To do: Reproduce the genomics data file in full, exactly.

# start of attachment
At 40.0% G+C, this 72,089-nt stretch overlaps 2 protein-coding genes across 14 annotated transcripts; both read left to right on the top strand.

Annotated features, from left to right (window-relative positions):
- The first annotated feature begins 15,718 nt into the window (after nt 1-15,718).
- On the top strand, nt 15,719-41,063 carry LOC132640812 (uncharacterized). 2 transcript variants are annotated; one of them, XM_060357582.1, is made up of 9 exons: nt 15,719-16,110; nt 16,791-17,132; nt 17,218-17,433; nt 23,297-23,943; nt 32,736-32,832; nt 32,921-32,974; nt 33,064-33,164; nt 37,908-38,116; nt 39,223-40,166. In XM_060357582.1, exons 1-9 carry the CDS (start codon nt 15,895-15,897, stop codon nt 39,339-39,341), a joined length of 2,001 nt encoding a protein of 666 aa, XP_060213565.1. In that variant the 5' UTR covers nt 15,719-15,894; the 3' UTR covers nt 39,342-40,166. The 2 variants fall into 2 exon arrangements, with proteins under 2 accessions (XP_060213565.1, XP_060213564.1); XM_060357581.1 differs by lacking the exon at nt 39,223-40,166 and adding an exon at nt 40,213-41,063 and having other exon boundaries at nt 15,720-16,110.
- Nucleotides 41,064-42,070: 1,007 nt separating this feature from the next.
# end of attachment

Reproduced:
At 40.0% G+C, this 72,089-nt stretch overlaps 2 protein-coding genes across 14 annotated transcripts; both read left to right on the top strand.

Annotated features, from left to right (window-relative positions):
- The first annotated feature begins 15,718 nt into the window (after nt 1-15,718).
- On the top strand, nt 15,719-41,063 carry LOC132640812 (uncharacterized). 2 transcript variants are annotated; one of them, XM_060357582.1, is made up of 9 exons: nt 15,719-16,110; nt 16,791-17,132; nt 17,218-17,433; nt 23,297-23,943; nt 32,736-32,832; nt 32,921-32,974; nt 33,064-33,164; nt 37,908-38,116; nt 39,223-40,166. In XM_060357582.1, exons 1-9 carry the CDS (start codon nt 15,895-15,897, stop codon nt 39,339-39,341), a joined length of 2,001 nt encoding a protein of 666 aa, XP_060213565.1. In that variant the 5' UTR covers nt 15,719-15,894; the 3' UTR covers nt 39,342-40,166. The 2 variants fall into 2 exon arrangements, with proteins under 2 accessions (XP_060213565.1, XP_060213564.1); XM_060357581.1 differs by lacking the exon at nt 39,223-40,166 and adding an exon at nt 40,213-41,063 and having other exon boundaries at nt 15,720-16,110.
- Nucleotides 41,064-42,070: 1,007 nt separating this feature from the next.